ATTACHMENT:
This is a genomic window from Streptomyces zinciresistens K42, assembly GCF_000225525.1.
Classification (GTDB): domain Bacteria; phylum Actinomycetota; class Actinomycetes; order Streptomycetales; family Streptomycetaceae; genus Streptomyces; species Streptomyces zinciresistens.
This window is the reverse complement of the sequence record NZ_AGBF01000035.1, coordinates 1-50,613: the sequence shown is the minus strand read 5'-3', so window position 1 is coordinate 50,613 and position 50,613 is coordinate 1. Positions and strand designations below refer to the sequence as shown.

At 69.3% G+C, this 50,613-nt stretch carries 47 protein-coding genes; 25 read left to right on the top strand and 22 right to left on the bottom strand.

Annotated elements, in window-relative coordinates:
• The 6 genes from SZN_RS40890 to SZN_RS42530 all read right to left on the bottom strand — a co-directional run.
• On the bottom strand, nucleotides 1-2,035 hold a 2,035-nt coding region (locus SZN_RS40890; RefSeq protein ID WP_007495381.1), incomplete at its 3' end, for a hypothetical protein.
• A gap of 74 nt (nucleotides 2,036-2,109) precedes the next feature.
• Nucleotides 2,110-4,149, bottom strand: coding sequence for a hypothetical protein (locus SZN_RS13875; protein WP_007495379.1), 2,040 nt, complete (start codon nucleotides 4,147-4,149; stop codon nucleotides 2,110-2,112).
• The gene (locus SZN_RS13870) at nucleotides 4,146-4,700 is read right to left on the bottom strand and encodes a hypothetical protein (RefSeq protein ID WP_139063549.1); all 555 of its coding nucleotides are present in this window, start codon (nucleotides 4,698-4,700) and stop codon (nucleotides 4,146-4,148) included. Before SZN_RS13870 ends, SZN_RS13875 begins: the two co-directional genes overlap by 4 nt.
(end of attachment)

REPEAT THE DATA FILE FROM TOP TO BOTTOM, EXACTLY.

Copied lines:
This is a genomic window from Streptomyces zinciresistens K42, assembly GCF_000225525.1.
Classification (GTDB): domain Bacteria; phylum Actinomycetota; class Actinomycetes; order Streptomycetales; family Streptomycetaceae; genus Streptomyces; species Streptomyces zinciresistens.
This window is the reverse complement of the sequence record NZ_AGBF01000035.1, coordinates 1-50,613: the sequence shown is the minus strand read 5'-3', so window position 1 is coordinate 50,613 and position 50,613 is coordinate 1. Positions and strand designations below refer to the sequence as shown.

At 69.3% G+C, this 50,613-nt stretch carries 47 protein-coding genes; 25 read left to right on the top strand and 22 right to left on the bottom strand.

Annotated elements, in window-relative coordinates:
• The 6 genes from SZN_RS40890 to SZN_RS42530 all read right to left on the bottom strand — a co-directional run.
• On the bottom strand, nucleotides 1-2,035 hold a 2,035-nt coding region (locus SZN_RS40890; RefSeq protein ID WP_007495381.1), incomplete at its 3' end, for a hypothetical protein.
• A gap of 74 nt (nucleotides 2,036-2,109) precedes the next feature.
• Nucleotides 2,110-4,149, bottom strand: coding sequence for a hypothetical protein (locus SZN_RS13875; protein WP_007495379.1), 2,040 nt, complete (start codon nucleotides 4,147-4,149; stop codon nucleotides 2,110-2,112).
• The gene (locus SZN_RS13870) at nucleotides 4,146-4,700 is read right to left on the bottom strand and encodes a hypothetical protein (RefSeq protein ID WP_139063549.1); all 555 of its coding nucleotides are present in this window, start codon (nucleotides 4,698-4,700) and stop codon (nucleotides 4,146-4,148) included. Before SZN_RS13870 ends, SZN_RS13875 begins: the two co-directional genes overlap by 4 nt.